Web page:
Ex vivo MRI cell tracking of autologous mesenchymal stromal cells in an ovine osteochondral defect model
Newell, Karin J
Ferreras, Lia B
Dixon, James E
Morris, Robert H
El Haj, Alicia J
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Markides, H., Newell, K. J., Rudorf, H., Ferreras, L. B., Dixon, J. E., Morris, R. H., Graves, M., et al. (2019). Ex vivo MRI cell tracking of autologous mesenchymal stromal cells in an ovine osteochondral defect model. [Journal Article]. https://doi.org/10.17863/CAM.35243
Abstract Background Osteochondral injuries represent a significant clinical problem requiring novel cell-based therapies to restore function of the damaged joint with the use of mesenchymal stromal cells (MSCs) leading research efforts. Pre-clinical studies are fundamental in translating such therapies; however, technologies to minimally invasively assess in vivo cell fate are currently limited. We investigate the potential of a MRI- (magnetic resonance imaging) and superparamagnetic iron oxide nanoparticle (SPION)-based technique to monitor cellular bio-distribution in an ovine osteochondral model of acute and chronic injuries. Methods MSCs were isolated, expanded and labelled with Nanomag, a 250-nm SPION, and using a novel cell-penetrating technique, glycosaminoglycan-binding enhanced transduction (GET). MRI visibility thresholds, cellular toxicity and differentiation potential post-labelling were assessed in vitro. A single osteochondral defect was created in the medial femoral condyle in the left knee joint of each sheep with the contralateral joint serving as the control. Cells, either GET-Nanomag labelled or unlabelled, were delivered 1 week or 4.5 weeks later. Sheep were sacrificed 7 days post implantation and immediately MR imaged using a 0.2-T MRI scanner and validated on a 3-T MRI scanner prior to histological evaluation. Results MRI data demonstrated a significant increase in MRI contrast as a result of GET-Nanomag labelling whilst cell viability, proliferation and differentiation capabilities were not affected. MRI results revealed evidence of implanted cells within the synovial joint of the injured leg of the chronic model only with no signs of cell localisation to the defect site in either model. This was validated histologically determining the location of implanted cells in the synovium. Evidence of engulfment of Nanomag-labelled cells by leukocytes is observed in the injured legs of the chronic model only. Finally, serum c-reactive protein (CRP) levels were measured by ELISA with no obvious increase in CRP levels observed as a result of P21-8R:Nanomag delivery. Conclusion This study has the potential to be a powerful translational tool with great implications in the clinical translation of stem cell-based therapies. Further, we have demonstrated the ability to obtain information linked to key biological events occurring post implantation, essential in designing therapies and selecting pre-clinical models.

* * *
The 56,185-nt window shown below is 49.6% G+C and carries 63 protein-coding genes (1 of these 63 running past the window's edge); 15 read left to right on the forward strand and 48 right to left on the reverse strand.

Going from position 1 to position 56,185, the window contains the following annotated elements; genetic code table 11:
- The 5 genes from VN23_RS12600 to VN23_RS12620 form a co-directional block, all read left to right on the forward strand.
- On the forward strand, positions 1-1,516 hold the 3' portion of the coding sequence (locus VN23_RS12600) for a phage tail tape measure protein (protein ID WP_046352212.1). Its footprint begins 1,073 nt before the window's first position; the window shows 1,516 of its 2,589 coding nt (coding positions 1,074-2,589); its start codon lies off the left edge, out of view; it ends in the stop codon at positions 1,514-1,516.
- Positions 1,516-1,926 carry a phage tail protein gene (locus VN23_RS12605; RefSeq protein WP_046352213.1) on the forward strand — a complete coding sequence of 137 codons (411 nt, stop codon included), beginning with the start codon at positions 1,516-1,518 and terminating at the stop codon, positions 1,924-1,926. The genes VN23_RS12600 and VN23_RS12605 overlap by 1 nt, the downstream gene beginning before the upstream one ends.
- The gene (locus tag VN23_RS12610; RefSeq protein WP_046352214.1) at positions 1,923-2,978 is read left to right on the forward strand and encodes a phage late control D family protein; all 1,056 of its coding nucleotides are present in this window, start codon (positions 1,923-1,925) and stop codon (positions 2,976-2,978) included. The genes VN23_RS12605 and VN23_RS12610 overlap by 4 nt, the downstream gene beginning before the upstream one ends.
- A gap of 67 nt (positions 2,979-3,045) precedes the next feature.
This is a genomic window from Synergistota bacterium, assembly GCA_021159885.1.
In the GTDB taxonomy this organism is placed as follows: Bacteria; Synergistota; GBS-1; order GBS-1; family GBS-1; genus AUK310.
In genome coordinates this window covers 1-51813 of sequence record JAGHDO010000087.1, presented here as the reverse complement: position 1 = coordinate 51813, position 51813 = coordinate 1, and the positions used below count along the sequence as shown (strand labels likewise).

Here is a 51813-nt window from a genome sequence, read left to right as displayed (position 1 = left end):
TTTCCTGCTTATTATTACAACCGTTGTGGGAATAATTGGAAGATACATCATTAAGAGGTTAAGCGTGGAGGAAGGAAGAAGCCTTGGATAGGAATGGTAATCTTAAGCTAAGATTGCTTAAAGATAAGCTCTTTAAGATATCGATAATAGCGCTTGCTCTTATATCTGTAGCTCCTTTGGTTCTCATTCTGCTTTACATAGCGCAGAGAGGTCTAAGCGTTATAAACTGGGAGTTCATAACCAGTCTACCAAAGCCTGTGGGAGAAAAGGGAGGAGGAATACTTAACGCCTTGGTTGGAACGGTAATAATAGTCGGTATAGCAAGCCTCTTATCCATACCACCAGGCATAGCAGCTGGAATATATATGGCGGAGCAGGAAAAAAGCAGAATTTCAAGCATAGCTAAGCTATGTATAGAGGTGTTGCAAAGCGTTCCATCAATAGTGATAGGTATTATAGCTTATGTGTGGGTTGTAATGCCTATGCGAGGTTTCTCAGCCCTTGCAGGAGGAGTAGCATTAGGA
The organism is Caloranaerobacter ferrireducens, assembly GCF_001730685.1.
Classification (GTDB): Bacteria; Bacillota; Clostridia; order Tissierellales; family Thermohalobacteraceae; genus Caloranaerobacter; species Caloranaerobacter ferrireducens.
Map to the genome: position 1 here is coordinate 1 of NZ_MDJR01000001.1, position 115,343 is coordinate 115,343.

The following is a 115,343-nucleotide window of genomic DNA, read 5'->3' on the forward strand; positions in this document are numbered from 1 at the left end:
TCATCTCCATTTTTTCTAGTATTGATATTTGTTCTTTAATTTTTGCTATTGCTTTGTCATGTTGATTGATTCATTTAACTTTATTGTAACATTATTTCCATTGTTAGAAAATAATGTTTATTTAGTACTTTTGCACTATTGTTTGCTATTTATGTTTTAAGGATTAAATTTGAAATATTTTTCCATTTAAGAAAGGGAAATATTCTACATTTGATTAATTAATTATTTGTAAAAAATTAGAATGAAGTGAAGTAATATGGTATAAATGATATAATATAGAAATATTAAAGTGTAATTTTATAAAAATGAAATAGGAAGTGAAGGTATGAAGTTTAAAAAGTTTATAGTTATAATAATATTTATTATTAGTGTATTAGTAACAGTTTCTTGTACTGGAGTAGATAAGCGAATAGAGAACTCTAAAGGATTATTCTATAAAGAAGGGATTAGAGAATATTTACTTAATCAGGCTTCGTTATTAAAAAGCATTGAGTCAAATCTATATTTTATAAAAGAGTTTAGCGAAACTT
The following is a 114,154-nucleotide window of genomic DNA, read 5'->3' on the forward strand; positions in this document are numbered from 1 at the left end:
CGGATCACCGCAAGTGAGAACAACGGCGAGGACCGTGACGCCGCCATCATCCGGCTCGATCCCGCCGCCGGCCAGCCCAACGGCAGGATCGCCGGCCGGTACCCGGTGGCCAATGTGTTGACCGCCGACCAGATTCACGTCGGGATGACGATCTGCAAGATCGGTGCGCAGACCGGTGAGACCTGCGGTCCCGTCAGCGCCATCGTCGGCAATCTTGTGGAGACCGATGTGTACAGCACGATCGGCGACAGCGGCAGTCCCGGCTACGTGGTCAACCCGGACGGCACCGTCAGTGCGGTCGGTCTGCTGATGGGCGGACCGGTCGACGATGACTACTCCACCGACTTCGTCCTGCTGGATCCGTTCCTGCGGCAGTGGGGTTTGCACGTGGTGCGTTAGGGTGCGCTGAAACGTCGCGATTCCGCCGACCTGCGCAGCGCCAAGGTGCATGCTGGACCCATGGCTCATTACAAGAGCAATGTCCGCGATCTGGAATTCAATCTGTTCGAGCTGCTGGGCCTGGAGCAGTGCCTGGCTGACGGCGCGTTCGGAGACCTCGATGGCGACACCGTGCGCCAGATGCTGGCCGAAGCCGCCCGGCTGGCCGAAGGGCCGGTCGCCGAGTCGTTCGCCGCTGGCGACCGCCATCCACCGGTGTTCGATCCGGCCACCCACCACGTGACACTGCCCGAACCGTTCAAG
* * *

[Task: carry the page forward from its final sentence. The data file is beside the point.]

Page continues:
External DOI: https://doi.org/10.1186/s13287-018-1123-7
This record's DOI: https://doi.org/10.17863/CAM.35243
Rights Holder: The Author(s).